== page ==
The wedding ceremony was held at the groom’s house in the Pattambi area of Palakkad district. It was originally scheduled to be held at the bride’s home in Ollukkara area of Thrissur district in keeping with traditional practice, Ravisankar told Gulf News over the phone from Kerala. He said the family members of Sisira, the bride, travelled to the groom’s house for the wedding. Read more
While Air India Express has completed disbursing the interim compensation it had announced, he said, families of some of the deceased have started receiving the interim solatium from the state government announced by Chief Minister Pinarayi Vijayan.
However, he said, neither the survivors nor the families of the deceased have received the same announced by India’s Civil Aviation Minister Hardeep Singh Puri.
The interim compensation by the airline was Rs1 million (Dh50,454) to the next of kin of the deceased passengers aged 12 years and above, Rs500,000 to passengers below 12 years, Rs200,000 to passengers who were critically injured and Rs50,000 to others.
Though Puri had announced similar amounts, he had said it would be over and above all other compensations.
“…I want to inform you that we will be making an interim relief payment of Rs10 lakhs (Rs1million) for each of the deceased, for Rs2lakh (Rs200,000) for those who are seriously injured and Rs50,000 for those who may have suffered minor injuries. This is over and above all other compensations which might be forthcoming from different agencies, the insurance of the aircraft etc.,” the minister had said during a press conference after visiting the accident site on August 8.
Murthasa Fasal, whose wife Sumayya Thasneem, 27 was critically injured and two-year-old daughter Aysha Dua died in the crash, also confirmed that there has been no word about the compensation announced by the minister.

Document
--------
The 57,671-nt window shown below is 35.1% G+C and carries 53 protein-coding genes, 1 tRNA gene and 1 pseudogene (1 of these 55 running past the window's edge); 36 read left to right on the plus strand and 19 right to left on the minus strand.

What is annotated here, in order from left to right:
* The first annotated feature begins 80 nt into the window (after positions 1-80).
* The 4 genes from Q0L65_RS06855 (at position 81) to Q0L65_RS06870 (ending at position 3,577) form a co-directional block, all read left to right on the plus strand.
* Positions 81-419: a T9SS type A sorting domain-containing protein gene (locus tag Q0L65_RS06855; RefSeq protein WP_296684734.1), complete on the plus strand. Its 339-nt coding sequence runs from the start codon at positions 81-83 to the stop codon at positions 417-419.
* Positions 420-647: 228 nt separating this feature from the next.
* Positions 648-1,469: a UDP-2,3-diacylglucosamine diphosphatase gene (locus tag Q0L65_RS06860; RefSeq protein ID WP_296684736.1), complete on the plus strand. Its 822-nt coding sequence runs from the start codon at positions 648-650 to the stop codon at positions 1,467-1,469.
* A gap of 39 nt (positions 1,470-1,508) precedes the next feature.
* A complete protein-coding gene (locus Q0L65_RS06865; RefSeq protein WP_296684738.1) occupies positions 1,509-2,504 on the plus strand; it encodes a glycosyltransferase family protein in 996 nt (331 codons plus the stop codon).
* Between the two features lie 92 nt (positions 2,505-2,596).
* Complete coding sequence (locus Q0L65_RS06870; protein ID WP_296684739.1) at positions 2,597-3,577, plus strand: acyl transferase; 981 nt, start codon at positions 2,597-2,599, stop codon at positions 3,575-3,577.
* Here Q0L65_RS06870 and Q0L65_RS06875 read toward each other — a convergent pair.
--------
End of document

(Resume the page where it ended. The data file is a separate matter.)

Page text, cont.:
He said nobody had contacted him regarding the compensation announced by the central minister while the state government’s relief money (Rs1 million) has been credited.
“There is no response to a mail that I had sent seeking details about the Civil Aviation Minister’s announcement,” he added.
Surprise wedding gift from Indian businessman
Dubai: Cherikka Parambil Rajeevan, 61, one of the victims of the Dubai-Kozhikode Air India Express flight crash on August 7, was flying home to make arrangements for his daughter on the ill-fated flight.
Around 70 days after the crash that left 21 including the pilot and co-pilot dead, Rajeevan’s daughter Anusree has received an unexpected wedding gift from Dubai.
The gift of Rs100,000 for Anusree, whose wedding is on Monday, October 19, went from Dhananjay Datar, chairman and managing director of Al Adil Trading, who had announced an aid of Rs2million for families of all 18 victims whose deaths were declared immediately after the crash.
As promised, Datar transferred Rs100,000 each to the families of all 19 deceased passengers (as three more died later) last week after collecting their contacts through Gulf News, which had reported on October 7 that they were yet to receive the promised aid. Attributing the delay to the non-availability of right contacts of the family members of the victims, Datar said he transferred the promised amount to all the families, who had grouped together on WhatsApp. Datar said he was also looking forward to extending the same support to the families of the pilot and co-pilot. Read more
Meanwhile, P.G. Prageesh, chief of Corporate Communications, Air India Express (AIE), confirmed to Gulf News over the phone that the airline has also begun the process to disburse the final compensation, which, he reiterated, would be as per the Montreal Convention.
Around 45 people have submitted claim forms for final compensation and the airline has been working on those applications, he said.
“It might take a longer time to settle the final compensation of the critically injured as it depends on the details of their future treatment as well,” said Prageesh.
However, the said the airline has been promptly settling all hospital bills and all related expenditures incurred by the passengers and their kith and kin.
“We had placed representatives at each of the 21 hospitals to be available at hand for any assistance to the passengers and their relatives and also given a letter of comfort that allows hospitals to provide treatment without any worries regarding future bill payment.”
Apart from bearing the medical expenses, he said the airline has also aided two of the critically injured passengers with financial assistance to rent apartments near hospitals that are far away from their houses and to appoint a home nurse in another case.
“We have ensured that no injured passenger has to bear any expenses related to treatment and transportation out of their pockets. We are promptly reimbursing all their bills to alleviate any financial burden on them.”
He also clarified that the treatment expenses would not be deducted from the final settlement.
“Only the interim compensation would be deducted from the final compensation amount as that was released by the airline before the insurance claims were cleared. Passengers will also be given baggage compensation along with the final compensation,” he added.